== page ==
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  • Writer's pictureAl Painter Jr

Cyclists: 9 Ways To Workout Without Cooking Your Legs For Your Next Ride

Updated: Apr 4, 2023

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One of the biggest concerns I hear from bike riders is that if they strength train during the week it will cook their legs on their rides. That my friends is a recipe for disaster. See how I brought that all together with the cook and the recipe analogy? That's caffeinated clever in affect right there!

If you're still here, I appreciate it. If you left the blog, while I wouldn't blame you, you're going to miss out on some incredibly effective strategies to get stronger while preserving your legs for your weekly rides.

Before we get to the solution, let's start with your potential leg fatigue problem as I see it. Keeping in mind that cycling is a seated repetitive stress activity that takes place in one plane of motion: straight ahead. And if its suddenly taking place in a plane of motion other than that, you've got a yard sale problem (you just crashed) I can't help you with.

"The Benefits of Cycling"

I've mentioned this in former posts, but it bares repeating. When you ride your bike, you're sitting down repeatedly bending your knees. That does several wonderful things for your body:

  • Shuts down the glutes: this is NEVER a good thing because they are the main powerhouse to drive strength, balance and power into your pedals.

  • You're only allowed to move in the above mentioned repetitive stress motions of knee flexion in a hip flexed position. That's a fancy way of saying you're sitting down bending your knees a ton.

  • If you're clipped in, you're banking on the measurements of your seat and cleat positions being correct. If they aren't, well, you've probably already reaped the benefits of your body "informing you" something is out of alignment with some aches and pains.

  • Repetitive stress motions cause muscle imbalances that rob of you of both strength and efficiency.

  • Muscle imbalances will make harder to corner or ride switchbacks equally as well to the right and left.

  • If you've compensation patterns kicking in as you ride, it isn't uncommon to need more recovery between rides.

So, now that I've shown you how cycling destroys your body and possibly freaked you out over ever doing it again, its time to connect the rest of the post into the title of the prose.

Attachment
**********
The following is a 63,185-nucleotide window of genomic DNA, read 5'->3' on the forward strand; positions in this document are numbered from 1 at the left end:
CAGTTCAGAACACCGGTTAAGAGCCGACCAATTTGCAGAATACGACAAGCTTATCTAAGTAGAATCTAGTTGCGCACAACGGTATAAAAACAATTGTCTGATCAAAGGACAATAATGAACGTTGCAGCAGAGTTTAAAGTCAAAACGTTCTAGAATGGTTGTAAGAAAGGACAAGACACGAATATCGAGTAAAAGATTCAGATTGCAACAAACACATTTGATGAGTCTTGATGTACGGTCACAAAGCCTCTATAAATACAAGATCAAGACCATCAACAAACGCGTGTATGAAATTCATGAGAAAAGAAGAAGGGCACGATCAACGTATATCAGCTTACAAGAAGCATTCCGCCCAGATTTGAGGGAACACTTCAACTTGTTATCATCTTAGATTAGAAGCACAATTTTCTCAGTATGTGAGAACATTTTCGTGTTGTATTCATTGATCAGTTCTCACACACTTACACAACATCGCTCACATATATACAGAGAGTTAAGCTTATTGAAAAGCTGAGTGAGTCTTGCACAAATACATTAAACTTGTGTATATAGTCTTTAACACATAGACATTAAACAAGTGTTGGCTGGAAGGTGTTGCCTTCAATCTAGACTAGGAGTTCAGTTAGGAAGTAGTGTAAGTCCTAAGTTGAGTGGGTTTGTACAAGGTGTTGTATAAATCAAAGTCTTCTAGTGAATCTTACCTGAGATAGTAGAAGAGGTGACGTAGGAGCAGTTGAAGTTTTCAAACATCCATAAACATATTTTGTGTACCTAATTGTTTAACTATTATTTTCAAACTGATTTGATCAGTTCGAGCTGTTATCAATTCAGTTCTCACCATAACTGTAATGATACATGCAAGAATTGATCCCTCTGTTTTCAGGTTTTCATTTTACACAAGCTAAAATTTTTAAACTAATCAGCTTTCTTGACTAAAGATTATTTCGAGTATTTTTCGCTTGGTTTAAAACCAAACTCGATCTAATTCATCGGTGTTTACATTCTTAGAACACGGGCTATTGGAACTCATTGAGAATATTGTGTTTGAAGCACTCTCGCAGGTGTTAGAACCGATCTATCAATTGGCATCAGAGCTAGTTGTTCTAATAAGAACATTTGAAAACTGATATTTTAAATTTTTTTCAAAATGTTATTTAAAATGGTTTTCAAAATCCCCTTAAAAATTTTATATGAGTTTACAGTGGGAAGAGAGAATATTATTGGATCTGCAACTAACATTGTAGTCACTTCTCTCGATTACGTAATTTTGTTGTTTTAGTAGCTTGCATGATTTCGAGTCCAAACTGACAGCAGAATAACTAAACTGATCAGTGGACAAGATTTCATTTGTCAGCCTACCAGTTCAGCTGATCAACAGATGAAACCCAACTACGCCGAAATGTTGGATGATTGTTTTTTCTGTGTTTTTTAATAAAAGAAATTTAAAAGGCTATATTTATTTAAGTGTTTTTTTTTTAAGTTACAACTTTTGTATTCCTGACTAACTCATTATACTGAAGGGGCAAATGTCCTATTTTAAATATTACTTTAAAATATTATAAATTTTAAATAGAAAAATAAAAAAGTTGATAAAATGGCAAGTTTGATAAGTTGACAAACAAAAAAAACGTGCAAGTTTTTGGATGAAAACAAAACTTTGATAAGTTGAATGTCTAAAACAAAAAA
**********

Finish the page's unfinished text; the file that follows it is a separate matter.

If you read my previous post , which you did, right? I mean, who wants to be that person who sees the sequel without having gotten the background of how the whole plot is going to unfold?

The previous post details a brilliant Juan Carlos Santana strategy of adding progressive exercise variety into your workouts by making simple changes to your lower body base of support while changing the way your arms move to challenge you that much more. Seriously, his method is incredibly effective, so check the post out. Probably be a good idea to follow him and The Institute of Human Performance on social media and get his "Essence of Bands And Pulley Training Companion Guide" book as well.

The Power of 3

If you read the previous post, or just got back from reading it (YAY YOU!!), you know Santana breaks down his movement progression strategy like this:

Lower Body Base of Support

  • 2-Legs

  • Split Stance (and for our purposes, I'll include 1/2 kneeling as well)

  • 1-Leg

Upper Body Movement Pattern

  • 2-Arms

  • Alternate Arm

  • 1-Arm

This is how you can strengthen your pedaling power platform off the bike to ride better when you're on it without cooking your legs for your next ride. You're going to do this isometrically in the lower body by giving your pedaling movement pattern a much needed break while firing up the muscles that make it happen while dynamically moving your upper body and it looks like this.

Chop Your Worries in Half

The way your arms and legs work together through your core when you ride (especially through corners) is the same idea as your wheel's spokes and the hub:

  • The tighter your "spokes" (arms and legs) connect to your "hub" (your core), the more true the wheel spins.